Minister Set To Visit Giyani Bulk Water Project 

Water and Sanitation Minister Senzo Mchunu is expected to visit the Giyani in Limpopo to see the progress made by the new contractors who turned around the controversial R4.1 billion Bulk Water Project. 

Water and Sanitation Minister Senzo Mchunu is expected to visit Giyani in Limpopo to see progress made by the new contractors who turned around the controversial R4.1 billion Bulk Water Project. 

According to Mchunu’s office, the minister will visit the project on April 22 and 23. 

Last month, African Times reported that contractors had made significant progress in the Giyani Bulk Water Project – after a 10-year- delay attributed to poor performance and alleged tender irregularities. 

Notable progress was made after the Department of Water and Sanitation replaced the previous contractors — LTE Consulting (consulting engineers) and Khathu Civils (the main contractor) — following a public outcry over the delays linked to substandard work and fraudulent procurement.  

According to Giyani residents, the water supply improved since November last year after the department installed water pipes and refurbished the reservoirs. They added that while water rationing remained, the new contractors repaired leaking reservoirs and connected water pipes across 55 villages intended to benefit from the project. 

Last month, Mchunu told stakeholders at the Mvula Trust 30th Anniversary in Johannesburg that he planned to visit various projects in Limpopo and Kwazulu-Natal, including the Giyani project.

eThekwini is experiencing a water shortage in areas such as Durban and Verulam, and the recent floods in the area compounded the problem after damaging infrastructure. 

“We are moving ahead and are quite advanced with the other famous scheme, the Giyani scheme, we will be going next month and have made substantial progress on it,” Mchunu said.  

One of the reservoirs that was refurbished by the Department of Water and Sanitation at Homu 14 B in Giyani, Limpopo. The minister is expected to visit the project on April 22 after the contractors made notable progress following a 10-year delay attributed to poor performance and alleged tender irregularities.
Residents of Homu Block 14 B in Giyani, Limpopo, say they are happy with the construction work done on the Giyani Bulk Water Project, but water rationing remains.

On Saturday, April 6, Mchunu’s spokesperson, Kamogelo Mogotsi, said the visit would occur a fortnight from now.

“We are currently on the ground. We will be in Giyani on the 22nd and 23rd of April. We will share details once finalized,” Mogotsi said.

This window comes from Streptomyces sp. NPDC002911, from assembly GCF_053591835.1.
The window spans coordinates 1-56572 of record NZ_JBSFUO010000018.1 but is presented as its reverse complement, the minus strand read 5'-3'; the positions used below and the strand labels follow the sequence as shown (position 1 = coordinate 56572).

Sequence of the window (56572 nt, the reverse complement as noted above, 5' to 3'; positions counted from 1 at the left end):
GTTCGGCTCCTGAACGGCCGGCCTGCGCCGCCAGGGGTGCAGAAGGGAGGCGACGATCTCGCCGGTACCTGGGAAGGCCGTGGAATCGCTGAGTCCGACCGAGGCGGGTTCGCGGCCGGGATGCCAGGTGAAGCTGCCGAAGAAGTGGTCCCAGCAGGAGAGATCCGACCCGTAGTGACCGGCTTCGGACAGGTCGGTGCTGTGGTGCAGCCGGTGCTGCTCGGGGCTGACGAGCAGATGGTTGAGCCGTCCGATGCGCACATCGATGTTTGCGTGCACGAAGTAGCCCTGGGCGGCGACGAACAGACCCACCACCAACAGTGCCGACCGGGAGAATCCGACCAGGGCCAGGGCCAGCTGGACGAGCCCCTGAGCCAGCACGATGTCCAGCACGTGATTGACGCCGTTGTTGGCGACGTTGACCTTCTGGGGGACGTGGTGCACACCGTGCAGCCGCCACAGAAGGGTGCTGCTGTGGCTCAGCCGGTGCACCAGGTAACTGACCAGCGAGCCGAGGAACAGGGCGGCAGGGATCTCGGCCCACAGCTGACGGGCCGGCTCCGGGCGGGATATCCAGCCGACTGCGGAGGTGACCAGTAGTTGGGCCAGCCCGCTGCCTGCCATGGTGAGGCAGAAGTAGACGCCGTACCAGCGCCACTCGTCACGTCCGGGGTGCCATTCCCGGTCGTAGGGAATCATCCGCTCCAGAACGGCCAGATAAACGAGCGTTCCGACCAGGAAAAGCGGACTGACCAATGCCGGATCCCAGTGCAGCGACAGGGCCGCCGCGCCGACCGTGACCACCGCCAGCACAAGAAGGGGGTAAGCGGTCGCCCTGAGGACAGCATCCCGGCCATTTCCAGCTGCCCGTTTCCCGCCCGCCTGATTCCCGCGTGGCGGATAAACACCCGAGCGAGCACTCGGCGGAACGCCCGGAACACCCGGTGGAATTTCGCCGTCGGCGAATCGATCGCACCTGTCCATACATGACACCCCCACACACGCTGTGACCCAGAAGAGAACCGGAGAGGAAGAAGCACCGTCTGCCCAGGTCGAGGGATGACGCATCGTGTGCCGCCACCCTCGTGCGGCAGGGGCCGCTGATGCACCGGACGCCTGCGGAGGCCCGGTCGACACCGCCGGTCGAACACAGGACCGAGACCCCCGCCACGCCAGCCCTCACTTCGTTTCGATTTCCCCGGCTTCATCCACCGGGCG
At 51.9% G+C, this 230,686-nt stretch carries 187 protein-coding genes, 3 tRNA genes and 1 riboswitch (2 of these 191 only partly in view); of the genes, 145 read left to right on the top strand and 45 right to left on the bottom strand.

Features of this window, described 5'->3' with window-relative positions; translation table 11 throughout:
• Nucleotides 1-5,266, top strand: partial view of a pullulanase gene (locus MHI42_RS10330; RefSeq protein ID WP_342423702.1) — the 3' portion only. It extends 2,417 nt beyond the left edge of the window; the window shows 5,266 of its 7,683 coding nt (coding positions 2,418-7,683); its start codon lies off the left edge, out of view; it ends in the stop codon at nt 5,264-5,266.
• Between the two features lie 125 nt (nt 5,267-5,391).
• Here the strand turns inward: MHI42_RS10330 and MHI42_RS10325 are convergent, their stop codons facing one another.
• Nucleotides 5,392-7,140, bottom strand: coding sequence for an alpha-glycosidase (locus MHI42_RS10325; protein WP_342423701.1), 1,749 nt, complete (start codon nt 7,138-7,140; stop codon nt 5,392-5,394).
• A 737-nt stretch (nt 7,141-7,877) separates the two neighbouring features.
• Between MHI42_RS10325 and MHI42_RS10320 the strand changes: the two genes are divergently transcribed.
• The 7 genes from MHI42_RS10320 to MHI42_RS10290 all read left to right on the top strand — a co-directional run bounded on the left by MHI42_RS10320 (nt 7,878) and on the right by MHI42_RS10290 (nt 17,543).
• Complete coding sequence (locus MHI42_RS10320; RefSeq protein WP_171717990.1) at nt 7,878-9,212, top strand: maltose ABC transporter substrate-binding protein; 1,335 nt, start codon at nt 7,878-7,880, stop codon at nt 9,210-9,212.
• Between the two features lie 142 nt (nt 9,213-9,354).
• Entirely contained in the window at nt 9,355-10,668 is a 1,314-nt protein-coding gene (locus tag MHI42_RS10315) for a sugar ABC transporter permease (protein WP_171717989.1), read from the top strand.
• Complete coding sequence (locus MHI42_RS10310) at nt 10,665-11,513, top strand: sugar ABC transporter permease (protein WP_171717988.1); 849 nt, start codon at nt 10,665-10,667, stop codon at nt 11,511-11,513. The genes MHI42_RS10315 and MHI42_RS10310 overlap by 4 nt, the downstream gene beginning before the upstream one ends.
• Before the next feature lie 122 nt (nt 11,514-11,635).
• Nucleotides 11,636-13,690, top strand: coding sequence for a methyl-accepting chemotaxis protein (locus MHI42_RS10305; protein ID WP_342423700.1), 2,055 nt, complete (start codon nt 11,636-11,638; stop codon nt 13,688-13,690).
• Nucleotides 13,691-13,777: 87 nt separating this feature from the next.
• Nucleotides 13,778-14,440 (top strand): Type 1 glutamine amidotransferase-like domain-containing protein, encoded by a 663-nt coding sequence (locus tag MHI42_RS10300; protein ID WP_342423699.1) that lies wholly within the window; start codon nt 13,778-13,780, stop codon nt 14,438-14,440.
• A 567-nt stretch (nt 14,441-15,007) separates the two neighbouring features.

According to the Special Investigating Unit (SIU), provincial water utility Lepelle Northern Water (LNW) escalated a R90 million emergency tender to R4.1 billion in 2014 without following due process.  

SIU head Adv Andy Mothibi told MPs in November last year that taxpayers received no value for money from the Giyani water project as some residents still had no water. He added that they had filed papers asking the Limpopo High Court to set aside the tender. 

Lepelle Northern Water awarded the contract to LTE Consulting and Khathu Civils 10 years ago, but the companies failed to complete the job, denying residents access to water for a decade. 

After visiting Giyani 2021, Senzo said LTE Consulting, Khathu Civils and their subcontractors had been paid R3 billion despite completing 48% of the work. He announced a new recovery plan and promised to hold the previous contractors accountable.  

According to the Giyani water services project recovery plan, most local villages either already receive water or have had pipes connected. They are expected to get a regular water supply once the ongoing refurbishments of the Nsami Water Treatment Plant are completed. 

President Cyril Ramaphosa, Water and Sanitation Minister Senzo Mchunu and Limpopo Premier Stan Mathabatha receive a progress report during their visit to the Giyani Bulk Water Project. (Photo: DSW)

The villages include Muyexe, Homu, Ka-Siyandhani, Mavalani, Thomo, Mninginisi, Ngove, Nkomo, Mahlathi, and the Giyani CBD. The communities have been connected to pipelines  A, B, C1, D, F1, F2, and the Makosha branch. 

Moreover, Mchunu warned municipal mayors against spending too much time discussing water problems rather than solutions. 

After releasing the water drop results, he said a water summit held in January this year made it clear that “mayors must not take too long” discussing water problems and challenges.    

“I also want to warn myself that I don’t want to, because it creates an impression that all of us are appointed to talk about problems. We don’t talk about solutions, we don’t talk about what we are doing and the progress that we are making,” Mchunu said. 



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